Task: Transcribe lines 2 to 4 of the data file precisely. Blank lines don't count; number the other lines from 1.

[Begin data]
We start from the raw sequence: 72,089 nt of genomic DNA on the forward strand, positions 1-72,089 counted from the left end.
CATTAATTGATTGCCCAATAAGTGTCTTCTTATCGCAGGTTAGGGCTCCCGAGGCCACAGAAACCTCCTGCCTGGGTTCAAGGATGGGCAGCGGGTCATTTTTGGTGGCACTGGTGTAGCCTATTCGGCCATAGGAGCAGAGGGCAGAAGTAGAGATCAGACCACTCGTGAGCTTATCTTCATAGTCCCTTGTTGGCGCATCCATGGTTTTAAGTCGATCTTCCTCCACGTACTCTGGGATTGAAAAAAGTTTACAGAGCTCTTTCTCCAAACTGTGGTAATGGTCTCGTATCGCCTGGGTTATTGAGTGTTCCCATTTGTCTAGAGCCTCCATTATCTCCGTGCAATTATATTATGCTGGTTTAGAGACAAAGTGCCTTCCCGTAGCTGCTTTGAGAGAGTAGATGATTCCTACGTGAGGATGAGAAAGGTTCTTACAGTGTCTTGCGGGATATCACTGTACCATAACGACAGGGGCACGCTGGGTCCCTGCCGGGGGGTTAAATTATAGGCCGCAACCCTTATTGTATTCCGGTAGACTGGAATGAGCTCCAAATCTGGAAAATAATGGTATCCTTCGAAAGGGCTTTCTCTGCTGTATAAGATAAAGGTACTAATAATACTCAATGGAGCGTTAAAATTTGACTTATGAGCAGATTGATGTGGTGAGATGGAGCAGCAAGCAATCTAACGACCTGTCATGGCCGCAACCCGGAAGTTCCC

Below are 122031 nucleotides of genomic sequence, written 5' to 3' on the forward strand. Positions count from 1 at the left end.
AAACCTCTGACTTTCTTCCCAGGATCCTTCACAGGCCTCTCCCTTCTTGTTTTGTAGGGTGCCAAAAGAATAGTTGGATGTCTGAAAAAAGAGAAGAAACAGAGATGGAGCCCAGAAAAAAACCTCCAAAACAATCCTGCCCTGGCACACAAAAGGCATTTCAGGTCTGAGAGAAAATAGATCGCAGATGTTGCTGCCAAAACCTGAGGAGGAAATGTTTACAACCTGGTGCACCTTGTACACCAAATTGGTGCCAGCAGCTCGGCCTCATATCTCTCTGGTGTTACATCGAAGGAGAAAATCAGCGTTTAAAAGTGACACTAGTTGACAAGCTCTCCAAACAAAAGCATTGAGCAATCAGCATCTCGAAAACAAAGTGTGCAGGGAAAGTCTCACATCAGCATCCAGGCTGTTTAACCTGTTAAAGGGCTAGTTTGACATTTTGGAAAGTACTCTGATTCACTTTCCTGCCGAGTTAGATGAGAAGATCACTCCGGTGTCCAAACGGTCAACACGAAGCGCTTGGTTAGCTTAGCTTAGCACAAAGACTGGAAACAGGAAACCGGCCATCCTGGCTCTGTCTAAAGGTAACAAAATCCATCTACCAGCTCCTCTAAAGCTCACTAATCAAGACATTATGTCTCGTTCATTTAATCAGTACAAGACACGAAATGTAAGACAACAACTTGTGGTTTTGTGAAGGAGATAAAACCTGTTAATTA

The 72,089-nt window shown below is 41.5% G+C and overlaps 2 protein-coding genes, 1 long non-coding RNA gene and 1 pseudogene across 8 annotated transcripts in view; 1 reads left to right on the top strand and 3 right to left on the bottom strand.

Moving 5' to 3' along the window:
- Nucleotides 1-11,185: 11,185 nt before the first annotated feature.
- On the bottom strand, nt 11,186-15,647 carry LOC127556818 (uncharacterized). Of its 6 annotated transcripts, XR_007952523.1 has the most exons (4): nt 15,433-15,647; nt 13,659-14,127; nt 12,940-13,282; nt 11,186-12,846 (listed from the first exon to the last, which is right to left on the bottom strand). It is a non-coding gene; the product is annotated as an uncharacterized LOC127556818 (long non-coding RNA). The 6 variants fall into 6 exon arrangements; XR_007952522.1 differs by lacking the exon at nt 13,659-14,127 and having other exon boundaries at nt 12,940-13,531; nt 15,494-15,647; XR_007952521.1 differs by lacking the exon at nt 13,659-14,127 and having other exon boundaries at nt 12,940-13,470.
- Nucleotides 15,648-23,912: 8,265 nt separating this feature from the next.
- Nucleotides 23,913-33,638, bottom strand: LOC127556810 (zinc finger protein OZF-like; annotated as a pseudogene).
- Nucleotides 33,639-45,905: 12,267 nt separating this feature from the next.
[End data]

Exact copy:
CATTAATTGATTGCCCAATAAGTGTCTTCTTATCGCAGGTTAGGGCTCCCGAGGCCACAGAAACCTCCTGCCTGGGTTCAAGGATGGGCAGCGGGTCATTTTTGGTGGCACTGGTGTAGCCTATTCGGCCATAGGAGCAGAGGGCAGAAGTAGAGATCAGACCACTCGTGAGCTTATCTTCATAGTCCCTTGTTGGCGCATCCATGGTTTTAAGTCGATCTTCCTCCACGTACTCTGGGATTGAAAAAAGTTTACAGAGCTCTTTCTCCAAACTGTGGTAATGGTCTCGTATCGCCTGGGTTATTGAGTGTTCCCATTTGTCTAGAGCCTCCATTATCTCCGTGCAATTATATTATGCTGGTTTAGAGACAAAGTGCCTTCCCGTAGCTGCTTTGAGAGAGTAGATGATTCCTACGTGAGGATGAGAAAGGTTCTTACAGTGTCTTGCGGGATATCACTGTACCATAACGACAGGGGCACGCTGGGTCCCTGCCGGGGGGTTAAATTATAGGCCGCAACCCTTATTGTATTCCGGTAGACTGGAATGAGCTCCAAATCTGGAAAATAATGGTATCCTTCGAAAGGGCTTTCTCTGCTGTATAAGATAAAGGTACTAATAATACTCAATGGAGCGTTAAAATTTGACTTATGAGCAGATTGATGTGGTGAGATGGAGCAGCAAGCAATCTAACGACCTGTCATGGCCGCAACCCGGAAGTTCCC

Below are 122031 nucleotides of genomic sequence, written 5' to 3' on the forward strand. Positions count from 1 at the left end.
AAACCTCTGACTTTCTTCCCAGGATCCTTCACAGGCCTCTCCCTTCTTGTTTTGTAGGGTGCCAAAAGAATAGTTGGATGTCTGAAAAAAGAGAAGAAACAGAGATGGAGCCCAGAAAAAAACCTCCAAAACAATCCTGCCCTGGCACACAAAAGGCATTTCAGGTCTGAGAGAAAATAGATCGCAGATGTTGCTGCCAAAACCTGAGGAGGAAATGTTTACAACCTGGTGCACCTTGTACACCAAATTGGTGCCAGCAGCTCGGCCTCATATCTCTCTGGTGTTACATCGAAGGAGAAAATCAGCGTTTAAAAGTGACACTAGTTGACAAGCTCTCCAAACAAAAGCATTGAGCAATCAGCATCTCGAAAACAAAGTGTGCAGGGAAAGTCTCACATCAGCATCCAGGCTGTTTAACCTGTTAAAGGGCTAGTTTGACATTTTGGAAAGTACTCTGATTCACTTTCCTGCCGAGTTAGATGAGAAGATCACTCCGGTGTCCAAACGGTCAACACGAAGCGCTTGGTTAGCTTAGCTTAGCACAAAGACTGGAAACAGGAAACCGGCCATCCTGGCTCTGTCTAAAGGTAACAAAATCCATCTACCAGCTCCTCTAAAGCTCACTAATCAAGACATTATGTCTCGTTCATTTAATCAGTACAAGACACGAAATGTAAGACAACAACTTGTGGTTTTGTGAAGGAGATAAAACCTGTTAATTA